Can Hamdok Make Sudan Work?

Published December 1st, 2021 - 08:03 GMT
Abdalla Hamdok
Prime minister Abdalla Hamdok during a meeting in the Sudanese capital Khartoum in August. (Photo by AFP)

He is back! Abdulla Hamdok is reinstated as Sudan’s Prime Minister after about three weeks of effectively being under house arrest. Today, things look as if it’s business-as-usual - a return to a semblance of normality. But is this so?

What happened in Sudan is incredulous, quite unbelievable. Hamdok was arrested on 25 October. After a few days of social media rants about ‘where is Hamdok’ the country’s military strongman Abdul Fattah Al Burhan owned up. Hamdok and his wife were staying at his house the general said.

Then a while later, Hamdok was taken back to his own house and remained there under guard till 21 November. There was no movement, it was like being kept under lock and key with him just disappearing from our radar screens. During this time, most of his civilian cabinet under the power-sharing deal signed in 2019 was also arrested with promises they would be let out which may be soon or it take a while. However, Hamdok made it clear that as premier, he would make it his priority to release all of the ministers. But this begs the question just who is really continuing to rule the country?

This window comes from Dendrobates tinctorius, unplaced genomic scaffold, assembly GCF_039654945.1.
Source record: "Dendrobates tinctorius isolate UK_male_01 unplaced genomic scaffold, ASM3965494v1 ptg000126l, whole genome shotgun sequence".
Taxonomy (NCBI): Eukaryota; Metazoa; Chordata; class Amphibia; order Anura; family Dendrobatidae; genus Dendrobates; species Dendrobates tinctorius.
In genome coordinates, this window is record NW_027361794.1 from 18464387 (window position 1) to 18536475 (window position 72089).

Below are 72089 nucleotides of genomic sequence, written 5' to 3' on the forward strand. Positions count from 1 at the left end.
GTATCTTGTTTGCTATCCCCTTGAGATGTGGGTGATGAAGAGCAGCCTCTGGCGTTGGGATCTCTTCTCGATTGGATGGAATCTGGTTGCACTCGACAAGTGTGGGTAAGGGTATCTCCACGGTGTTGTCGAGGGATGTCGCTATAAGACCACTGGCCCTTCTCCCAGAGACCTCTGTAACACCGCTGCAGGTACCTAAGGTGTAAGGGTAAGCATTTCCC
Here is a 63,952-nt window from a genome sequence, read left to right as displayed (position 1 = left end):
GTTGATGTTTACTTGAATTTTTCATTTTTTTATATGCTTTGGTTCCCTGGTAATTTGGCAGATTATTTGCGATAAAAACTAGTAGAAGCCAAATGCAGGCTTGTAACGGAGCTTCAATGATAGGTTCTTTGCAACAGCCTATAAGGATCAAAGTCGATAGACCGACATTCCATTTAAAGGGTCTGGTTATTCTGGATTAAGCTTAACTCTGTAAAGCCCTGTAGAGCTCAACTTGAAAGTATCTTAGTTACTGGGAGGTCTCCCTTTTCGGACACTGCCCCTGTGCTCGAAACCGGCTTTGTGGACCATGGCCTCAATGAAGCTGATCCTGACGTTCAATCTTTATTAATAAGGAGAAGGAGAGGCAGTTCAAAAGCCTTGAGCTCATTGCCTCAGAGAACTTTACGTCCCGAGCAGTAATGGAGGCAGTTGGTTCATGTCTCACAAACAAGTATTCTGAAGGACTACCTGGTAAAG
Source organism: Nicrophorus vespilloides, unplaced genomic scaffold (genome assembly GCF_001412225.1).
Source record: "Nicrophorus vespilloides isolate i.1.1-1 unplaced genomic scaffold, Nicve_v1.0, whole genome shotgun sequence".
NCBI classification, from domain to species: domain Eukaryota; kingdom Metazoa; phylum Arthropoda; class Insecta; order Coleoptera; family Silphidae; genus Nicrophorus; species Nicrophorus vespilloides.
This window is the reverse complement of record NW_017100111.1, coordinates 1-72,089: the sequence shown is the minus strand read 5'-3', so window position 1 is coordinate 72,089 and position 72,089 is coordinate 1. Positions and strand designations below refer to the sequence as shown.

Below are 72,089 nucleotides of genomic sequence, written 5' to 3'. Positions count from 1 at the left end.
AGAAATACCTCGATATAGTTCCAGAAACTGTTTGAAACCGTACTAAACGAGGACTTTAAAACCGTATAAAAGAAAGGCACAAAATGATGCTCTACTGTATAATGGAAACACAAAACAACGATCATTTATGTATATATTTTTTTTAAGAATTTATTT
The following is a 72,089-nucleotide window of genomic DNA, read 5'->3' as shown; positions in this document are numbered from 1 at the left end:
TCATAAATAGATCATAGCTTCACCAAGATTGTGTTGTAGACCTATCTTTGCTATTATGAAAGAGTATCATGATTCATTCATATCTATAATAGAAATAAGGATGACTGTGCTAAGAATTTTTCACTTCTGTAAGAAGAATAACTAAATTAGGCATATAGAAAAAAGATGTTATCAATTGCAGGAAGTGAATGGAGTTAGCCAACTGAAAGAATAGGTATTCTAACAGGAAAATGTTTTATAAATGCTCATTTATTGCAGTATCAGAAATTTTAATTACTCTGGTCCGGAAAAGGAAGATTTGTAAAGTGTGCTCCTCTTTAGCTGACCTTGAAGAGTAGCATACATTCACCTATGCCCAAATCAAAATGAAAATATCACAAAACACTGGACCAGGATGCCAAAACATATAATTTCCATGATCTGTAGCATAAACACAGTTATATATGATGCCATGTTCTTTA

Hamdok himself was released because of two main factors: The Sudanese street which continued to boil in Khartoum and the other main cities like Omdurman and Bahri, and they paid a high price as 42 protesters were shot dead in those dark days. Their families and their supporters are now calling for recompense. 

As well, the international arena started to put the pressure on Al Burhan right from the start. This was led by the US Secretary of State Anthony Blinken who warned Al Burhan the US and the World Bank would halt millions of dollars of aid and debt relief which worried the general who had already suspended the Sudan Sovereign Council, dismissed its members and declared a State of Emergency in the country.